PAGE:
Thursday, March 06, 2008

A Life full of Holes

Since there are many ways of reading a novel or into one and since no one way is superior to the other but contingent on one's dominant mood, Larbi Layachi's ( Driss Ben Hamed Charhadi), A life full of Holes is one of those novels that is open and closed at the same time and yet, since it is so simple and well written, it too is open to multiple readings. However, from the point of reading a straight forward story, it has few equals. And that is being honest. Translated by Paul Bowles, dictated into a tape recorder and thus invented by both, this novel is an example of a story par excellence, narrated with patience and that in born art of a true story teller and translated from classical Arabic into an English prose of sublime simplicity, perhaps matching the humility of the narrator and the oblivion of the protagonist.

This novel happened while Bowles lived in Tangier's. Layachi used to meet him quite often and as Bowles tells us, he had the naive or wise understanding that cinema or novels are basically lies told or shown in a stylish manner. Layachi decided to narrate his story ( is it autobiographical?) and as Bowles says, "he never hesitated; he never varied the intensity of his eloquence......Nothing needed to be added, deleted, or altered". In many ways, this is an unusual novel, for while it is so apparently simple, narrating only a tale or story, I thought it is actually quite complex. I did not go in search of complexity in this novel, I thought the story in itself should be enough ( I was in the mood to read a yarn, a story but I ended up reading more than that, and I discovered it through this marvellous blog here ) to convey something beyond a tape recorder, transcription and translation.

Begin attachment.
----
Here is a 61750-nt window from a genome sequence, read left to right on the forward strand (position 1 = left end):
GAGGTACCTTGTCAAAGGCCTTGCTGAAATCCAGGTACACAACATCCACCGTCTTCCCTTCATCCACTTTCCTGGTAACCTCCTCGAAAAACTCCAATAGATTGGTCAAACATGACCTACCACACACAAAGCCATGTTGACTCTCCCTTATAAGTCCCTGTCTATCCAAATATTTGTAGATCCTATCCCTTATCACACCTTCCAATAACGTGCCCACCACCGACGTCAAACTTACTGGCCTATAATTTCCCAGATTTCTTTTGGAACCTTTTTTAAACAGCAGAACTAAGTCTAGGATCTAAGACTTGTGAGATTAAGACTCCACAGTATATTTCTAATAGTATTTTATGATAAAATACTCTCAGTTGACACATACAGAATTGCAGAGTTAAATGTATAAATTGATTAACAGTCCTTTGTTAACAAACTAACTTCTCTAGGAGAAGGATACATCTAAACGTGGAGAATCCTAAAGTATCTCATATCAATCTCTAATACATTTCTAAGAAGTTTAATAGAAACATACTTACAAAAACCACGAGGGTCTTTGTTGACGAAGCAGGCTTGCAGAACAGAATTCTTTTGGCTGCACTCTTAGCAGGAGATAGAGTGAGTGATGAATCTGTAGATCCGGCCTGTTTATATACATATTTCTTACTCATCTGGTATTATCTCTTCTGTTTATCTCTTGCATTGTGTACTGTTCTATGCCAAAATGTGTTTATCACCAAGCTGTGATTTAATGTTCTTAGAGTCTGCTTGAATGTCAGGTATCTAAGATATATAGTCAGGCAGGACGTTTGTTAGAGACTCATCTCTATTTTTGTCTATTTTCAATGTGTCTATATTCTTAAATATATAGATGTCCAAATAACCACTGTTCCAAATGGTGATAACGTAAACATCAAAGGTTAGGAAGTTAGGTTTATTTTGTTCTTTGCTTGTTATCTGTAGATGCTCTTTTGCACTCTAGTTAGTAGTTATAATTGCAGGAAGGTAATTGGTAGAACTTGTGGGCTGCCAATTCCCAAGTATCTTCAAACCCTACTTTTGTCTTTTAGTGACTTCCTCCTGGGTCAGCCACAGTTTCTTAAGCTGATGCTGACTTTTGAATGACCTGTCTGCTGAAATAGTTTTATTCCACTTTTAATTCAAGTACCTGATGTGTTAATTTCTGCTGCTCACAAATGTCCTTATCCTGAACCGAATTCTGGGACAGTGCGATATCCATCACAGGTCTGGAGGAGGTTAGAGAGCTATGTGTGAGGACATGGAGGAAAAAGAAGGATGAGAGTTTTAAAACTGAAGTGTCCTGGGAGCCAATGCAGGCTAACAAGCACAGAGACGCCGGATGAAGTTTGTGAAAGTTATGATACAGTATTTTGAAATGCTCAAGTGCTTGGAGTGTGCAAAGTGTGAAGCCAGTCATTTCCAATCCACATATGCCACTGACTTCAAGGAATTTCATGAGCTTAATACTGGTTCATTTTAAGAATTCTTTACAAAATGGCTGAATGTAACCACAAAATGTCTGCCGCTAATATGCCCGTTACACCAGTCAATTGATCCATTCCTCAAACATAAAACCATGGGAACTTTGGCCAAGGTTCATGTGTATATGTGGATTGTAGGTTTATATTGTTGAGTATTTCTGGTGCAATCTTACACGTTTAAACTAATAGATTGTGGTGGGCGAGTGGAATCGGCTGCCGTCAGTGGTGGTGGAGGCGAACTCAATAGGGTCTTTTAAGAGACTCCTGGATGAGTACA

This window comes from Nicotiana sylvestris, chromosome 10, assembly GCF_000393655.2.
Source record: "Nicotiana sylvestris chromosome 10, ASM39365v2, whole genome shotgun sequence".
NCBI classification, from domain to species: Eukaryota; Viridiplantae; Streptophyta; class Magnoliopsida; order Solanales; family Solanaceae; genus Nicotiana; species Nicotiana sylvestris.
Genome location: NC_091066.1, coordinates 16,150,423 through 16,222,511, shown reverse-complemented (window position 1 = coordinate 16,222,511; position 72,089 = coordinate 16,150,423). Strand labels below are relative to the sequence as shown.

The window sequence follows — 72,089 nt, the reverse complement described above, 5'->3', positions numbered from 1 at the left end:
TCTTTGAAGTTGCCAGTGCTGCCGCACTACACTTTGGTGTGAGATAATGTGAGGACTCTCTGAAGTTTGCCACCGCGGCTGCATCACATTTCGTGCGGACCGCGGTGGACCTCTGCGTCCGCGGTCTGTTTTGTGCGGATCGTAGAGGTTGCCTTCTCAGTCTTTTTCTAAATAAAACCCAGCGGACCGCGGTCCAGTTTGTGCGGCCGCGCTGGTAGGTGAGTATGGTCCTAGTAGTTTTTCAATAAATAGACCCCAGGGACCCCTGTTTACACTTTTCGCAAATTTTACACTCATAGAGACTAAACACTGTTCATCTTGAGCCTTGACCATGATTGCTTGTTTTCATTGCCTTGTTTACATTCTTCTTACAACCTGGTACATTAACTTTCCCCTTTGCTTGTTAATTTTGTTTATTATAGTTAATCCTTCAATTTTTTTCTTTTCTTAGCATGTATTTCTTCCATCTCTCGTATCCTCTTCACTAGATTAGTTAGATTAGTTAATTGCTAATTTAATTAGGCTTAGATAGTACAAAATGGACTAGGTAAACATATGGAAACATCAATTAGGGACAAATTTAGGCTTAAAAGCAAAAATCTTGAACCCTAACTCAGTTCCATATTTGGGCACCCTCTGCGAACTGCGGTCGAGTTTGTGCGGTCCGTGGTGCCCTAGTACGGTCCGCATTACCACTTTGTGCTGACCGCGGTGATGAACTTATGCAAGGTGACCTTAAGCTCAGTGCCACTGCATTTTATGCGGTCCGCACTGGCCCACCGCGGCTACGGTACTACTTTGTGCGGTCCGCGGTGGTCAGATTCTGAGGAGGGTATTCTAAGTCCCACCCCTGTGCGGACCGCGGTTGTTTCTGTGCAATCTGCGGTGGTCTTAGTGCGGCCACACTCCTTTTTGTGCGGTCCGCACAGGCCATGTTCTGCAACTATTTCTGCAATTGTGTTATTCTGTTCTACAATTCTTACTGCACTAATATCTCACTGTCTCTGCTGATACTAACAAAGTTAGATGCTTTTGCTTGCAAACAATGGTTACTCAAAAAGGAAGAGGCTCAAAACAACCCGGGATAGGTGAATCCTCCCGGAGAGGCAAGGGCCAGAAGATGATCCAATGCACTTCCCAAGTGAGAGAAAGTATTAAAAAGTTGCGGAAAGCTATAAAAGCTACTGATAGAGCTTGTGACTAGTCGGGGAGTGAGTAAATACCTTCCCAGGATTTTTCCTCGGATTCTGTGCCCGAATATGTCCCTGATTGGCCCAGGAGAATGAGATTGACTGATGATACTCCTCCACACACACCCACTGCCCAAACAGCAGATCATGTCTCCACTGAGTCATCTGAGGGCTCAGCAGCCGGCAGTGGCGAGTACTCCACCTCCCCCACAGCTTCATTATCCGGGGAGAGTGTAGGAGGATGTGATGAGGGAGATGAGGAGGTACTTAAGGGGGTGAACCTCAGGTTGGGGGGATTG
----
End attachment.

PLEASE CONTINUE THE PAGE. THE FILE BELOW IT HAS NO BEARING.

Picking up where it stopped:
Ahmed is an orphan and his mother has remarried, a man Ahmed describes as my mother's husband. They are quite poor and have moved to the Tetuoan-Tangier area. Ahmed is only eight years old when the novel begins. From then on, in the first person, Ahmed tells us the story of his life. It is basically a narration that involves Ahmed trying to find, in one way or another, a job or a way to earn something. His step dad is harsh seemingly and does not like his laziness, and each job that Ahmed takes ends in one way or the other.......he is thus a shepherd and a sheep gets lost or a baker's boy or a waiter in a cafe in tangier. He changes one job after the other, he is forced to and each time he returns home, miserable and tired. The next day sees him off again, in search of something new. These travails find him smuggling kif and Ahmed ends up in prison. from prison to his favourite cafe, back to prison, Ahmed never finds his vocation. At last, Mustapha, a friend, employs him as a watchman on his beach side cafe.